The grand finale was Wayne Shorter‘s “Footprints”, at which point everybody got into the spirit of the evening. Richie Morales came on board for this one, sitting in on the drums. Knowing all too well that because of time constraints, it was all going to end soon (the venue overtime clock was looming), the collective rocked the house just one more time (with Count Basie and Cachao López both smiling from above).

The most important thing to remember is that each of the aforementioned artists donated their time, talent and resources to raise funds to help pay some of Dave’s medical expenses and basic living needs. There were of course, some expenses, such as the rent for the theatre, but it was understood from the beginning that the net proceeds would benefit the Bronx native with his medical bills. Valentin had not been able to perform since suffering a stroke in March of 2012. All in all, it was a huge, loving gesture of support, admiration and respect for this great artist. Although the venue got the lion’s share of all revenues, a considerable amount of money was raised in those six short weeks. Truth be told, if it wasn’t for sponsors Larry Rosen and Randy Brecker, they would not have done as well. One of the lessons to be learned is that the love and joy that an artist gives will always come back to rescue him (or her). Invariably, we get out of this world what we put into it.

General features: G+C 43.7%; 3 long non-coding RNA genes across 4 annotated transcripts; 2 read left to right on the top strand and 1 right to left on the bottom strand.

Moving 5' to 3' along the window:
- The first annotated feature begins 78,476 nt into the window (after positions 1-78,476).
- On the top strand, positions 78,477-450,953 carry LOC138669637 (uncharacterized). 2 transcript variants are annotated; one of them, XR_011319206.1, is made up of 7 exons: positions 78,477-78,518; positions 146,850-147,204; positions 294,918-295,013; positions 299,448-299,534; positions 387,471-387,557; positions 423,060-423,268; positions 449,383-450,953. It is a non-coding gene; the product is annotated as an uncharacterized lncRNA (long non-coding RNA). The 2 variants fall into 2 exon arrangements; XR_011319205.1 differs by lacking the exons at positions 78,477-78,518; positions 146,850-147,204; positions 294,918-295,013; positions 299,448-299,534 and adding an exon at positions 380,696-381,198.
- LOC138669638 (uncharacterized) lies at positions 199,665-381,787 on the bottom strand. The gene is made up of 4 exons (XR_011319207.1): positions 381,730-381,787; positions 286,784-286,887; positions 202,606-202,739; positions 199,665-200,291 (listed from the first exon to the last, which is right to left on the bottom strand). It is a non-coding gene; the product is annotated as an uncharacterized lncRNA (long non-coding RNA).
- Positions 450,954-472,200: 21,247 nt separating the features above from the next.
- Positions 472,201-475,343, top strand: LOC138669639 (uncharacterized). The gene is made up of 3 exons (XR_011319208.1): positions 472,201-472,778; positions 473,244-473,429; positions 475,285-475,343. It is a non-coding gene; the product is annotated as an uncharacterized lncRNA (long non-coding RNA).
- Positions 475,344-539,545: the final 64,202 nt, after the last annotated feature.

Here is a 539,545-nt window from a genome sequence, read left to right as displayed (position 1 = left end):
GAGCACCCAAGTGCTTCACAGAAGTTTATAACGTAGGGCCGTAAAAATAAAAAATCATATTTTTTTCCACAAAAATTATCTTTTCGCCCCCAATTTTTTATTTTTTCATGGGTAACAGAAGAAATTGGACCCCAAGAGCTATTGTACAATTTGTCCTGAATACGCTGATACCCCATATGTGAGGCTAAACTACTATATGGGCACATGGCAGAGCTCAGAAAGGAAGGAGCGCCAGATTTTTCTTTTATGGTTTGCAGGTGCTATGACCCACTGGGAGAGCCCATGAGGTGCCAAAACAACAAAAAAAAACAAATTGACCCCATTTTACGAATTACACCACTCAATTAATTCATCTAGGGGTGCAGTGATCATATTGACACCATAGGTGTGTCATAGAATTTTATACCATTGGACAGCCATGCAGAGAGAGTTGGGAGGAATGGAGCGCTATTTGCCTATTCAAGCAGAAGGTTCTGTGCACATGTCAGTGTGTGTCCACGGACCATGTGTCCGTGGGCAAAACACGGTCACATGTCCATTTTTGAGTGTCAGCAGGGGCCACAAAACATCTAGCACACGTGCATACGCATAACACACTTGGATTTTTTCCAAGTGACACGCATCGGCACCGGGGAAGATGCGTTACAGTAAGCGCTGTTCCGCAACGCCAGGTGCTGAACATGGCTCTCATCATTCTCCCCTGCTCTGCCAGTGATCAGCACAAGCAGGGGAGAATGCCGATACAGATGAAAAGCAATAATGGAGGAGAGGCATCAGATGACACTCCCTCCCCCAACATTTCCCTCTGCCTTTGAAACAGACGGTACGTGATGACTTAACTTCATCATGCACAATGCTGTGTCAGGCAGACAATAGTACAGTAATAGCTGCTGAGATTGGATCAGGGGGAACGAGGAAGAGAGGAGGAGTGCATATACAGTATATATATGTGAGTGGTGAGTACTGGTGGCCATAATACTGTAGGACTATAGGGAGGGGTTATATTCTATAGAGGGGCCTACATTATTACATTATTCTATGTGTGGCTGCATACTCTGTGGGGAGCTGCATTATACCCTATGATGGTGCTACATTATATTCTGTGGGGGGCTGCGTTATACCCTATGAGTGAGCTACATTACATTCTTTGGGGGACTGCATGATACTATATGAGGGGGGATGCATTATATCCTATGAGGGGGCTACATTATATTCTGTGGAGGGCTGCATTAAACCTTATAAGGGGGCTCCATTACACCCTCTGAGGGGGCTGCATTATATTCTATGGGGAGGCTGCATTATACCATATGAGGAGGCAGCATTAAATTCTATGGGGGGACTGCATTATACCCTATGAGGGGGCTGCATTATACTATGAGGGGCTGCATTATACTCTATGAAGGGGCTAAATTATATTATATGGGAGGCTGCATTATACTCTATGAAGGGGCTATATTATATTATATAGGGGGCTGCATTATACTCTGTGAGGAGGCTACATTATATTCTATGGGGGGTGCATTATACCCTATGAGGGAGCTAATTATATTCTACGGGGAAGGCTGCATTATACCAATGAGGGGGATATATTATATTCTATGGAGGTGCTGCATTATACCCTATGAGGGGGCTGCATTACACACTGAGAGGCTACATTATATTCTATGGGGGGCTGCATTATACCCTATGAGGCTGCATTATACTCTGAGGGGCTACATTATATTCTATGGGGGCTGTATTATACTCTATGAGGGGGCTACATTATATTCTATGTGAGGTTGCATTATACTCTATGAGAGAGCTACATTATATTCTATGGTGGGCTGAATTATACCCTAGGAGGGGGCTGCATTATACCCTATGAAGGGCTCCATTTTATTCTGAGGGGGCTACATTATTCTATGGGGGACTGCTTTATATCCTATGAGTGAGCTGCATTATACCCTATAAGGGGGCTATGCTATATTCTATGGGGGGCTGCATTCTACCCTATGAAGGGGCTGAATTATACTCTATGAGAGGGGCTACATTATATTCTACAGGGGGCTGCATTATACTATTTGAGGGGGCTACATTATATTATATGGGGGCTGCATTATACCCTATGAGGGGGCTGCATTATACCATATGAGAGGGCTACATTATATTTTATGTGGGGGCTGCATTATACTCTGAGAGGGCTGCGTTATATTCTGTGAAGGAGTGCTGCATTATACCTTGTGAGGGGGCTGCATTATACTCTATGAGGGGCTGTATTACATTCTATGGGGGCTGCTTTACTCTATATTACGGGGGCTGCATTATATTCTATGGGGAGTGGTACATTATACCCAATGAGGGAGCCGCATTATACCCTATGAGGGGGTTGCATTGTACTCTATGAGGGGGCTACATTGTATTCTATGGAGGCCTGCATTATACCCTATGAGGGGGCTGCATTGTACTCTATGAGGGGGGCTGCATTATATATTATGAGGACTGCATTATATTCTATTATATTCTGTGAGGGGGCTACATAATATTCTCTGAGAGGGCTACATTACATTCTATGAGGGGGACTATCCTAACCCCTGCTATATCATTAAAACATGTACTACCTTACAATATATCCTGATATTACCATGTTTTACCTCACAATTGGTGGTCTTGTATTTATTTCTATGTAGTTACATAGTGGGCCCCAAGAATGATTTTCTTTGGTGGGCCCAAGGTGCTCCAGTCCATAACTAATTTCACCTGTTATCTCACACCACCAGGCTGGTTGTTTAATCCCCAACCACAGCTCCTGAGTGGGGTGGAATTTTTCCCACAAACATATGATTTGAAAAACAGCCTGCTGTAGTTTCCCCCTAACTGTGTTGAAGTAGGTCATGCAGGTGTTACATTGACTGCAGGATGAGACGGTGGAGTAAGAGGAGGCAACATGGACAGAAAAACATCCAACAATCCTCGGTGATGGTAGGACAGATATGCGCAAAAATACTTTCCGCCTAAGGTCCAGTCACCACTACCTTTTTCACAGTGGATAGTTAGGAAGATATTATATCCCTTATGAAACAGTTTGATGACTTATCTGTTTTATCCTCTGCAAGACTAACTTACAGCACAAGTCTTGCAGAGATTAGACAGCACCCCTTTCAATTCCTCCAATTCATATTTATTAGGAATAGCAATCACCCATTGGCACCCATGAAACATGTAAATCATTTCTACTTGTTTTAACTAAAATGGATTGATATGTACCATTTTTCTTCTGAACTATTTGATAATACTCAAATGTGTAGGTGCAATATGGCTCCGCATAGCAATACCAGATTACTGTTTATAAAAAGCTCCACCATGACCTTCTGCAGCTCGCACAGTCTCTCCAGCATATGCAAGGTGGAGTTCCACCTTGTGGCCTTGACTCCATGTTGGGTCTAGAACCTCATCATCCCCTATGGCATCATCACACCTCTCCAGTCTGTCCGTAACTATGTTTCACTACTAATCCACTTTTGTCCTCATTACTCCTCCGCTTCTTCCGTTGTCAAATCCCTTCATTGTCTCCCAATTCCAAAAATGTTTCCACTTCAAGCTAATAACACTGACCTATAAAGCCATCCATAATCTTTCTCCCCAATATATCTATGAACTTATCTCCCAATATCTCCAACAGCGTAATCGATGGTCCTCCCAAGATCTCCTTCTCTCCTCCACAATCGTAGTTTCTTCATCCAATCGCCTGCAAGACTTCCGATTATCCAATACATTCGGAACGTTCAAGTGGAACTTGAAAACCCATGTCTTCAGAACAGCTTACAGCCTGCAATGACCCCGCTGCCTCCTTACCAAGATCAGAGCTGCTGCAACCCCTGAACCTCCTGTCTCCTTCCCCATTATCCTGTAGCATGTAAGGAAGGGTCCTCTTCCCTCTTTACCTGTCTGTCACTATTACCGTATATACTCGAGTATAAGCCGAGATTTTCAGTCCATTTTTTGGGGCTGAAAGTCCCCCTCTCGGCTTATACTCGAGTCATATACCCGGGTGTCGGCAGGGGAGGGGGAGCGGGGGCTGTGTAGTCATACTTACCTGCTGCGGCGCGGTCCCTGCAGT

Although the benefit did not draw a large crowd, the musicians were all there for Dave, and the show was quite awesome, but in my humble opinion, the people who once professed to being his fans just didn’t seem to care enough to participate (to be perfectly fair to them, maybe they didn’t know about it, or maybe they just didn’t realize the urgency of it). The mainstream media could have supported this effort, but we all know that when it comes to this type of music (which is very real in comparison to what they are paid to promote) they just don’t “get it”. This extremely talented musician has not been able to make a living since having a stroke over 18 months ago. He simply cannot play his instrument and that in itself is one hard-ass blow – to any artist, let alone a creative one like Dave. With time, and with sufficient physical therapy he may recover and perhaps be able to once again play great jazz, but in the meantime he has no income to speak of. At least enough money was raised to help Dave through the next few months. Hopefully, by then his situation will have progressed a bit and he won’t need this kind of assistance.

My friends, here is a thought; it would be nice if we all sent him a get well card and attach a small donation to it. Nothing that would “break” us or put a smile on the economic situation that we are all facing; just enough to help Dave out with his particular situation.

Below is Mr. Valentin’s mailing address. Be generous, it won’t hurt a bit. As Bob Baldwin puts it; “The benefit is over, but the need is still there. Show your love for Dave Valentin and send him a few dollars and a word of encouragement”.

DAVID VALENTIN
1526 Harding Park, Bronx, New York 10473-2305

Dave Valentin Tribute 2